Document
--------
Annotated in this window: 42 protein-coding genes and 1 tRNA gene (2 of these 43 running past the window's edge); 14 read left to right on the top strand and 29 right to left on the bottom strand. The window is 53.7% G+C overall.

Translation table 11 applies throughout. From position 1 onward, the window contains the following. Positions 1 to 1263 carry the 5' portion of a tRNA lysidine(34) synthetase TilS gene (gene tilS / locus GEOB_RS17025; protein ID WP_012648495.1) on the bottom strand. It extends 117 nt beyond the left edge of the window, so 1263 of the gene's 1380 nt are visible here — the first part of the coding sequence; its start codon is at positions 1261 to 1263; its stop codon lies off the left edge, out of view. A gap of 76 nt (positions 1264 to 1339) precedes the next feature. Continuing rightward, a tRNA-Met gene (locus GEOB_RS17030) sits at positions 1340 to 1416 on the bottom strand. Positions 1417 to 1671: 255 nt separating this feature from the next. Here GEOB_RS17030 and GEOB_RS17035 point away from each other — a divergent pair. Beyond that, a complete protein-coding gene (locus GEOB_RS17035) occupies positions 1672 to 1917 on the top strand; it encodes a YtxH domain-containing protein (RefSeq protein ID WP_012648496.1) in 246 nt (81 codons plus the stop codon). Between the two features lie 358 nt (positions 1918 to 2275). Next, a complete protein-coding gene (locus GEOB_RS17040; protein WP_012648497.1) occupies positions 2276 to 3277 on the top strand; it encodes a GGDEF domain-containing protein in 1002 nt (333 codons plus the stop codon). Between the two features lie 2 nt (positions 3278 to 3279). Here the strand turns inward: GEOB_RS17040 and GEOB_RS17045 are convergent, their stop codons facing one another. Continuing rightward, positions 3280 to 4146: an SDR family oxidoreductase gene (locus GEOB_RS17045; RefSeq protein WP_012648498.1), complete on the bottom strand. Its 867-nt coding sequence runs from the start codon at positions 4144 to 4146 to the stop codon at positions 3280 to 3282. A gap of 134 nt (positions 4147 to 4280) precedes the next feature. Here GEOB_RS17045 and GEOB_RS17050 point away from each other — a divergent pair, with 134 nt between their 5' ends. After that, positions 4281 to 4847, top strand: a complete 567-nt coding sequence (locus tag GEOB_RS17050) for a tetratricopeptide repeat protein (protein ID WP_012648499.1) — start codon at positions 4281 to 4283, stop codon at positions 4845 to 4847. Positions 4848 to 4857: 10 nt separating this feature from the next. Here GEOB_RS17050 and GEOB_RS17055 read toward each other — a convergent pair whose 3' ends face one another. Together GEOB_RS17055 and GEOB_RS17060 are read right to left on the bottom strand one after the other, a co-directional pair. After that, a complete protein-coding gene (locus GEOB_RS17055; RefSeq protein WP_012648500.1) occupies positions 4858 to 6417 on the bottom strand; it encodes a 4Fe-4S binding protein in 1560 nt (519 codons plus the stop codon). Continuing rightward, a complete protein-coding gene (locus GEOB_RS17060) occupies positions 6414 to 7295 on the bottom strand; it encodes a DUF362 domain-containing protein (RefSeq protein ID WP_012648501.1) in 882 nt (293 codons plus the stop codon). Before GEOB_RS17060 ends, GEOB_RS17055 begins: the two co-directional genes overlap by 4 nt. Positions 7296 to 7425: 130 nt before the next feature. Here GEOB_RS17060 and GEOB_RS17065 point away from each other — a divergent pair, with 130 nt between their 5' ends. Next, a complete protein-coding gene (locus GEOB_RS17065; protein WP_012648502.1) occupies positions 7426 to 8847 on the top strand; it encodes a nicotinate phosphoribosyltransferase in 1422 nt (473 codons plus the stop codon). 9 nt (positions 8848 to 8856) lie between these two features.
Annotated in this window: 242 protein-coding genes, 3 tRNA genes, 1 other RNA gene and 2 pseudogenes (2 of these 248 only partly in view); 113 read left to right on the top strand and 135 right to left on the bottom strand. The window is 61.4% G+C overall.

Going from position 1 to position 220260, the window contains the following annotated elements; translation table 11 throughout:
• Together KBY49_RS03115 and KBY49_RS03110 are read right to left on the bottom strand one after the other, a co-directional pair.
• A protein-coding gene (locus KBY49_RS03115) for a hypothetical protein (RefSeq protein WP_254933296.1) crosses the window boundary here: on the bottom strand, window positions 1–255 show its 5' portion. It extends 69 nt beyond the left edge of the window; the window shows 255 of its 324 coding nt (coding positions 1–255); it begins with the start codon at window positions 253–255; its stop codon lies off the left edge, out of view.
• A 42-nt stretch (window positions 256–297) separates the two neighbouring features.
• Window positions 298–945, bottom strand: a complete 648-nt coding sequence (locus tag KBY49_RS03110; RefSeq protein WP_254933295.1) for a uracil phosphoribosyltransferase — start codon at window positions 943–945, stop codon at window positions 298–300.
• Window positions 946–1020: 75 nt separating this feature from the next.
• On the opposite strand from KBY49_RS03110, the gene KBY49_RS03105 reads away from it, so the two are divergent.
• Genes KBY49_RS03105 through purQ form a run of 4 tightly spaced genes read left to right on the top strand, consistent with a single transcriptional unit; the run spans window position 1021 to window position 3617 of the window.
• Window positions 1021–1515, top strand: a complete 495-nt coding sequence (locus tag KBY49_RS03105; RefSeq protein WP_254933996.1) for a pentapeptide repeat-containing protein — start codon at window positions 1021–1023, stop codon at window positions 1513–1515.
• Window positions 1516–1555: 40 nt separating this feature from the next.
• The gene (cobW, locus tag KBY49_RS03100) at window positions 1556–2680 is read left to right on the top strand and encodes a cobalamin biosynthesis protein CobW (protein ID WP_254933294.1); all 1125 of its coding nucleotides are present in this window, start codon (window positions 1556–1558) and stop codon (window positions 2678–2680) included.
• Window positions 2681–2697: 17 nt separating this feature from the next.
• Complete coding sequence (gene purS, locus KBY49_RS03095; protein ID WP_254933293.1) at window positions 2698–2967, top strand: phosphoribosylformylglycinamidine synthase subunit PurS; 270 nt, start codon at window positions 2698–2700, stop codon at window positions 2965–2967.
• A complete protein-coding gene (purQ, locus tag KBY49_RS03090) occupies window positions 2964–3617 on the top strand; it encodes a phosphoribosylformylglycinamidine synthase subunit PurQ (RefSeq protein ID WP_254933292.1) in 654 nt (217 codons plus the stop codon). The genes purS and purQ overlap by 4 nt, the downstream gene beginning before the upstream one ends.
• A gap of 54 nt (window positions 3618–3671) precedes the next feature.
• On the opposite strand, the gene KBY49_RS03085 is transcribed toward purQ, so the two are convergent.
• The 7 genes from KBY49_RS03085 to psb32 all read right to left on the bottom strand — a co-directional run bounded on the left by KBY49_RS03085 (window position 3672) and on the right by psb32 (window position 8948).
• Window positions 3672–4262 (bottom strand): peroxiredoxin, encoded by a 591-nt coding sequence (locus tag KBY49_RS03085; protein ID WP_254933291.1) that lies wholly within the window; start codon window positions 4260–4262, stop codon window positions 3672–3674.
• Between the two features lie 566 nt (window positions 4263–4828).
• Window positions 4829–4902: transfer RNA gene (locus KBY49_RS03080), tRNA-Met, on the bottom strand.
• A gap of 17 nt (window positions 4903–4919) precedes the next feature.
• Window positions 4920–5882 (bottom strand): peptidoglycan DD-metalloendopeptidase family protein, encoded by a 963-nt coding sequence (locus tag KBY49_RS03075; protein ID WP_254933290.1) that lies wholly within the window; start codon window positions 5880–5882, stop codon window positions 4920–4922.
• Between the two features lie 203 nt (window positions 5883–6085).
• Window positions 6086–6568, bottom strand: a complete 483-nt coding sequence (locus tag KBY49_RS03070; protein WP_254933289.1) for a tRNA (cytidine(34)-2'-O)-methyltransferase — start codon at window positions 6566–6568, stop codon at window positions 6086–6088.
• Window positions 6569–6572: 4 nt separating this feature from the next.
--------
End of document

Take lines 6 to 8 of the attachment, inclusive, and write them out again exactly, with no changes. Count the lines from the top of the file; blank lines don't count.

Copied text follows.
• A protein-coding gene (locus KBY49_RS03115) for a hypothetical protein (RefSeq protein WP_254933296.1) crosses the window boundary here: on the bottom strand, window positions 1–255 show its 5' portion. It extends 69 nt beyond the left edge of the window; the window shows 255 of its 324 coding nt (coding positions 1–255); it begins with the start codon at window positions 253–255; its stop codon lies off the left edge, out of view.
• A 42-nt stretch (window positions 256–297) separates the two neighbouring features.
• Window positions 298–945, bottom strand: a complete 648-nt coding sequence (locus tag KBY49_RS03110; RefSeq protein WP_254933295.1) for a uracil phosphoribosyltransferase — start codon at window positions 943–945, stop codon at window positions 298–300.